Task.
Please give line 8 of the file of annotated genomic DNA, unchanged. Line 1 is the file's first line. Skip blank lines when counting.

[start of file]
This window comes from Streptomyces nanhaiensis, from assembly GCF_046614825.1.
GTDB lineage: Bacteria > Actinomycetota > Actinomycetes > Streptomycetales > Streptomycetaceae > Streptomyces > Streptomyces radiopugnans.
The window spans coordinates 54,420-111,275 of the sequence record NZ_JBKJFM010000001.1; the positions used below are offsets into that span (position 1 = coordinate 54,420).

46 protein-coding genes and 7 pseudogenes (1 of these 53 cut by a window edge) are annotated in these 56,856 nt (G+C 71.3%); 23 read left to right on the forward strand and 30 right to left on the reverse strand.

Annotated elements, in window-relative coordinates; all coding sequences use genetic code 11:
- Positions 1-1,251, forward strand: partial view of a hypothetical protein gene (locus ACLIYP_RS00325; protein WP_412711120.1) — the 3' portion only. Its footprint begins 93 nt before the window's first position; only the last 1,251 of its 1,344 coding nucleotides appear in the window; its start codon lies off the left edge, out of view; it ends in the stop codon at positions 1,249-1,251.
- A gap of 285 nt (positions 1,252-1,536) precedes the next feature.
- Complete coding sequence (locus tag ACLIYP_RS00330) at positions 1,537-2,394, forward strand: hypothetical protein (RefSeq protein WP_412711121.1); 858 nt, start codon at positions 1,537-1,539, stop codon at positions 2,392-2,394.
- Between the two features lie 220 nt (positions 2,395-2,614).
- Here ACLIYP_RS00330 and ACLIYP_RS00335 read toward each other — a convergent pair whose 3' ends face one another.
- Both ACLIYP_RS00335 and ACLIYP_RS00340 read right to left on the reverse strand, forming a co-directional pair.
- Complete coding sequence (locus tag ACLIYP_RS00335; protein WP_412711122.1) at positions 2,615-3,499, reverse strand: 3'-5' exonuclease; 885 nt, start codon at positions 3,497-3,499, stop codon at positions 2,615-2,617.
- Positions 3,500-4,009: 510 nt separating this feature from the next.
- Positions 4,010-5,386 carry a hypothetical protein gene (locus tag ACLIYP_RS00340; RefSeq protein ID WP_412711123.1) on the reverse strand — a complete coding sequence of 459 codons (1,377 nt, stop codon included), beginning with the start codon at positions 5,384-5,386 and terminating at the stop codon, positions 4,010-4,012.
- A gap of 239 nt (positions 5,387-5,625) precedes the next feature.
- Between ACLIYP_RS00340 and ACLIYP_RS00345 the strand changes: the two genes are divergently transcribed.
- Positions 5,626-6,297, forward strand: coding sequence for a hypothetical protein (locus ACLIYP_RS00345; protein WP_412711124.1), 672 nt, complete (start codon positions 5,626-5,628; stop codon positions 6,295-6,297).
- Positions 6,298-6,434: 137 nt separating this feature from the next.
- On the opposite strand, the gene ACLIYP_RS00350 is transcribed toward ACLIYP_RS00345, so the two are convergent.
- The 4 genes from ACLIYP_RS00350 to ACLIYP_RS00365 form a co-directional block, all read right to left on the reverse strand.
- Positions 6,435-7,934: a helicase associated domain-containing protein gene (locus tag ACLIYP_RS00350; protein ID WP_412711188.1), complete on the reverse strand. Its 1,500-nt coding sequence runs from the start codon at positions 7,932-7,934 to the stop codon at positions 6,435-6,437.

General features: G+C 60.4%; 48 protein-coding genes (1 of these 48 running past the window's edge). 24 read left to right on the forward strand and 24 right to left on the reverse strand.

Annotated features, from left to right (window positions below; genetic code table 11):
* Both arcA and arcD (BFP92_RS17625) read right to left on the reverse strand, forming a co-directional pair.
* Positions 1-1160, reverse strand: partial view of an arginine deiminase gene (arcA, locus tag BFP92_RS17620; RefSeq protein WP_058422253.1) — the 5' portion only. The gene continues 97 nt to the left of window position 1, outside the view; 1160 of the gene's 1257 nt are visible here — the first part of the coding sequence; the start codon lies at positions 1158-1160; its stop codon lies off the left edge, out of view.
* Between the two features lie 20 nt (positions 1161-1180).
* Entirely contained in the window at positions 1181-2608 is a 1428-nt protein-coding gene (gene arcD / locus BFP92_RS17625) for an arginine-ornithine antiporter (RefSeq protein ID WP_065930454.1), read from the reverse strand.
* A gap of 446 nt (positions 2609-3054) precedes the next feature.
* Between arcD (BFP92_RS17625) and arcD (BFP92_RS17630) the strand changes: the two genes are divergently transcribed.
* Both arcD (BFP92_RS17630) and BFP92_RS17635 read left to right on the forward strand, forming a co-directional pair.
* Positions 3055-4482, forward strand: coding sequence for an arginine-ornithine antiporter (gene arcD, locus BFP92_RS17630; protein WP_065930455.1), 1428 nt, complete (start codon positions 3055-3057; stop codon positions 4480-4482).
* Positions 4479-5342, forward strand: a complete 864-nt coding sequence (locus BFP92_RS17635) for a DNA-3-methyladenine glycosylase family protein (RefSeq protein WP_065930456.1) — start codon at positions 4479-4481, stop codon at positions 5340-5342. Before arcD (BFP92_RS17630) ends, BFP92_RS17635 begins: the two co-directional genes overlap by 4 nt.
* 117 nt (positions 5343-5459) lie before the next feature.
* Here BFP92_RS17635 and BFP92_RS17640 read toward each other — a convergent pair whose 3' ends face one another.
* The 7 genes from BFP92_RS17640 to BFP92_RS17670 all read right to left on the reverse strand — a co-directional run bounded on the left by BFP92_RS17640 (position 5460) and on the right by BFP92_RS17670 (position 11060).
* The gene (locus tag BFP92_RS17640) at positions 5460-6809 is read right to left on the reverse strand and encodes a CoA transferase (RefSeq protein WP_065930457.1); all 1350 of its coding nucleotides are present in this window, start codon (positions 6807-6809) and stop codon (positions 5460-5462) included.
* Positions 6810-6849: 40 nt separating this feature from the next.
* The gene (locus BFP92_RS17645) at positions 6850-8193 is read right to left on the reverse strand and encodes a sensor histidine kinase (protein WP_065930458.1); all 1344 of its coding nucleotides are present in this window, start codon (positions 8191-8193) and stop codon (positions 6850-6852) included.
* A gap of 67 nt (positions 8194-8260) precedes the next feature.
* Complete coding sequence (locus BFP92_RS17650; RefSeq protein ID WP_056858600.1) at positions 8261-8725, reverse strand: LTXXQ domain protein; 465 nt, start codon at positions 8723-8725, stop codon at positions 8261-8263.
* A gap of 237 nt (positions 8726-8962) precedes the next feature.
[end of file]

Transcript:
- Complete coding sequence (locus tag ACLIYP_RS00330) at positions 1,537-2,394, forward strand: hypothetical protein (RefSeq protein WP_412711121.1); 858 nt, start codon at positions 1,537-1,539, stop codon at positions 2,392-2,394.